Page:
A $35.6 million renovation and expansion planned for the Jones Library is now second on the statewide waiting list for library projects.
The project, in line for $13.87 million in funding, moved up two spots when the Massachusetts Board of Library Commissioners (MBLC) in July awarded provisional funding for a $7.49 million project in Sharon and a $5.84 million in Littleton.
UPDATE 8/6/2019: The Commonwealth Catalog upgrade has been postponed. We will update this post accordingly once we know the new date of the upgrade.
On August 9, 2019, beginning at 5pm, the Commonwealth Catalog will be taken down for a scheduled upgrade. The new version will bring improvements to help users find books and materials they want more easily and more efficiently. Though we hope the upgrade will take less than a day, it may take up to three. The Commonwealth Catalog will be unavailable to patrons and staff during this time.
What’s Coming with the Upgrade?
Increased Security and Patron Privacy: The system will now use “tokens” instead of internet cookies, which means your activities and searches cannot be tracked by cookie trails.
More efficient searches: Searches will be broader, with related words included for title results, easier search narrowing, and the ability to select multiple different ways to refine your search results.
Faster results: Search results will load faster, and you will no longer see those flickering book jackets. You will be able to navigate around the page as the search continues to bring in live results from the various Massachusetts library systems.
Thank you for your patience while we work on making the Commonwealth Catalog an even greater resource for you and all Massachusetts residents to find the books and materials they want from anywhere in the state.
Please be prepared for the system to be down from 5pm on Friday August 9 until August 11, and check the MBLC Twitter account for updates.
Trish doesn’t have many places to turn. She’s living at her elderly father’s home without a job because she can’t afford the care he needs. And every day she says the balance sheet seems stained with more red ink.
Medford is preparing to begin construction of a $34 million public library that officials said will allow them to meet a longstanding need for more space and improved facilities. In October, contractors are set to begin demolishing the existing 60-year-old library to make way for the new 44,000-square-foot facility, to be built on the same High Street site.
As regional planning officials work to attract the kinds of bike share companies that have thrived in larger cities such as Boston and Providence in recent years, Fall River Public Library has set a plan of its own in motion.
By Lyndsay Forbes, Project Manager and Grant Specialist at the MBLC
We all know one way to get people to your programs is having food. So, why not offer food programming? At this year’s Urban Libraries Conference, Christopher Morgan and Patty Sussmann from the Newburgh Free Library in Newburgh New York gave a great presentation called “Cooking Classes without a Kitchen”. Here are some key points from it that might have you adding food programming at your library.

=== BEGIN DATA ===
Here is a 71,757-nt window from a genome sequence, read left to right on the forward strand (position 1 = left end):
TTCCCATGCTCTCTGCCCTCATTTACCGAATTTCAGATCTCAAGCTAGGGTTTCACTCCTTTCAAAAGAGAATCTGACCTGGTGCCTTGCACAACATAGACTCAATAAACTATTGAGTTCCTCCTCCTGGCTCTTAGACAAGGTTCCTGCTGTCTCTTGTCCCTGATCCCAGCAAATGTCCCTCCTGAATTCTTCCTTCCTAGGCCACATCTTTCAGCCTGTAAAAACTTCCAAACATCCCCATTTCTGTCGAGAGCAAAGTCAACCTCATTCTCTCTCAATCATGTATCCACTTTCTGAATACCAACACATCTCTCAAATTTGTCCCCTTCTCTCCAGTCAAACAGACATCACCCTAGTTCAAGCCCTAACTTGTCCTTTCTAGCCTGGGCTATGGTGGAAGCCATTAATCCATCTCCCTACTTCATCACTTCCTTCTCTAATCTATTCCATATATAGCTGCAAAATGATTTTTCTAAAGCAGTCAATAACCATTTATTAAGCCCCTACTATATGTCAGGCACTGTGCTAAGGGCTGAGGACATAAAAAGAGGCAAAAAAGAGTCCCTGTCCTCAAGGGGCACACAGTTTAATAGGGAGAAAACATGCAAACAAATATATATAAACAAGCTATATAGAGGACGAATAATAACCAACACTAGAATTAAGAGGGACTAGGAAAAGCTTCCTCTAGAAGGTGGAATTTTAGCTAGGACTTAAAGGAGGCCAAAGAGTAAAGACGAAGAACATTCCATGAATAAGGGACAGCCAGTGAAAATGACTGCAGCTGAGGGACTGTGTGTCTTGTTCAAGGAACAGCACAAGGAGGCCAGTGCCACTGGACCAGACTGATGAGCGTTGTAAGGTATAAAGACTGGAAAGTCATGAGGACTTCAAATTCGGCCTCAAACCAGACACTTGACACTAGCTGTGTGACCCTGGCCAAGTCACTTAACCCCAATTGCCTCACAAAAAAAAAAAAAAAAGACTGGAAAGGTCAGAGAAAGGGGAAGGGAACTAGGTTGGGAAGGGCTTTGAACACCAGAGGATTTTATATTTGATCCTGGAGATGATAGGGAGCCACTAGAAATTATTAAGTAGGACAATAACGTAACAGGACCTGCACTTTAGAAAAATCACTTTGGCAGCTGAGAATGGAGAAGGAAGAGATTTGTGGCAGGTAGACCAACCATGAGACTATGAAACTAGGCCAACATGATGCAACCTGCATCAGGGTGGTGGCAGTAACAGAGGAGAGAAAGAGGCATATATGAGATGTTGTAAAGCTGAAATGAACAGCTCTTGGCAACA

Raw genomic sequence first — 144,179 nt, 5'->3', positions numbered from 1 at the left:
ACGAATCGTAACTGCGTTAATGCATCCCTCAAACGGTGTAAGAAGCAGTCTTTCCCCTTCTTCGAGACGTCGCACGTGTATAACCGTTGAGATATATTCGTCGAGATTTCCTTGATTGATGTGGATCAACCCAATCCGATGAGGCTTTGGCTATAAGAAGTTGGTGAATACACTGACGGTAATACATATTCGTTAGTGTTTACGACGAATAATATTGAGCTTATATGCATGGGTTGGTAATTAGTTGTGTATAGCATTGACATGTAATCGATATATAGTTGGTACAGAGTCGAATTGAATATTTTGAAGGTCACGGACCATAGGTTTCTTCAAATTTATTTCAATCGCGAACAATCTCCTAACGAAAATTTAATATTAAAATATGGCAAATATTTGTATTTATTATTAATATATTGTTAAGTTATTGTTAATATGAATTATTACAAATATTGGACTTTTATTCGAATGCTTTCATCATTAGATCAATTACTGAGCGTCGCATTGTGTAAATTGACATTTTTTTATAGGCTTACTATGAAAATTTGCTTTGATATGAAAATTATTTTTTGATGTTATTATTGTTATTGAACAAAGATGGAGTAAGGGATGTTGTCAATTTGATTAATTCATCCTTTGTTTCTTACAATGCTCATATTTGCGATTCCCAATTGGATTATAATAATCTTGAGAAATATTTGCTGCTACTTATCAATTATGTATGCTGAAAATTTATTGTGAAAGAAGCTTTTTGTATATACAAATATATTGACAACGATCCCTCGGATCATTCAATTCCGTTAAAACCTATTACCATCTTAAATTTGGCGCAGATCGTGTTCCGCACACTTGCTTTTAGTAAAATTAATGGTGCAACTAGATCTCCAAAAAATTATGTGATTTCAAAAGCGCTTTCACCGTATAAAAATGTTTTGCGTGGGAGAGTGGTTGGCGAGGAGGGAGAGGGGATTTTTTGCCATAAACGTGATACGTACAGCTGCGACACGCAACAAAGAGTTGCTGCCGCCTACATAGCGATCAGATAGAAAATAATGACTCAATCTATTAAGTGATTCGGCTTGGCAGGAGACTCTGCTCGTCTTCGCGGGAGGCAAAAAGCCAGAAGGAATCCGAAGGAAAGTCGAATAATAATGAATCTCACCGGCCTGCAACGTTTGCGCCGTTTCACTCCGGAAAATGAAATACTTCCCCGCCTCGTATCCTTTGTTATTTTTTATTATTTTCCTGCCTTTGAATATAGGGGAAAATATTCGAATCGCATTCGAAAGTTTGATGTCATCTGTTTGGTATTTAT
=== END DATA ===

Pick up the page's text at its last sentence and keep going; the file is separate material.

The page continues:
Why do food programming in the first place? It’s important to point out that there are a lot of great reasons to offer this besides getting people in the door. Cooking and eating are educational! Reading, math, and science are at the heart of cooking. The typical hands-on nature of this type of offering can appeal to a broad range of learners. Depending on the topic, programs can improve community health—how to make heart healthy recipes for instance. Finally, don’t overlook the social aspect and community building it can do. Food brings people together, something libraries strive to do.
If you’re on board with trying food programming, you might be wondering where to start. Hiring outside presenters is one way to go. There are a lot of possibilities in terms of finding the right ones for your library. A local cookbook author is an obvious choice if you have any. Local caterers or chefs can be a great option as well. Schools and universities might have culinary programs you can tap into for potential presenters or maybe there’s a nearby cooking school. Adult education centers often have cooking instructors. Specialty food or cooking stores could have some skilled staffers who want to share their passion. One often overlooked option is a nutritionist or dietician—you can usually find them at hospitals or grocery stores.
Equipment and facility space are a common concern with offering food programming. You do not need a full-scale kitchen to do this! If you hire outside presenters, they will often bring their own set up. But what if staff wants to do the programming? What should you have? Check out “Kitchen in a box” in the Culinary Literacy Toolkit. Here you’ll find a list of basic kitchen tools for those needing a more flexible set up. This toolkit was developed by the Free Library of Philadelphia and is a must-read for public libraries who are thinking of offering food programming.
Speaking of equipment, programming based on cooking tools is another option you can explore. Think blender, spiralizer, or instant pot! You’re sure to have cookbooks on whatever the latest gadget trend is. Build a program around the tool, demo a recipe, and have relevant cookbooks on display for check out. Maybe even add that equipment to your library of things to let people try it at home.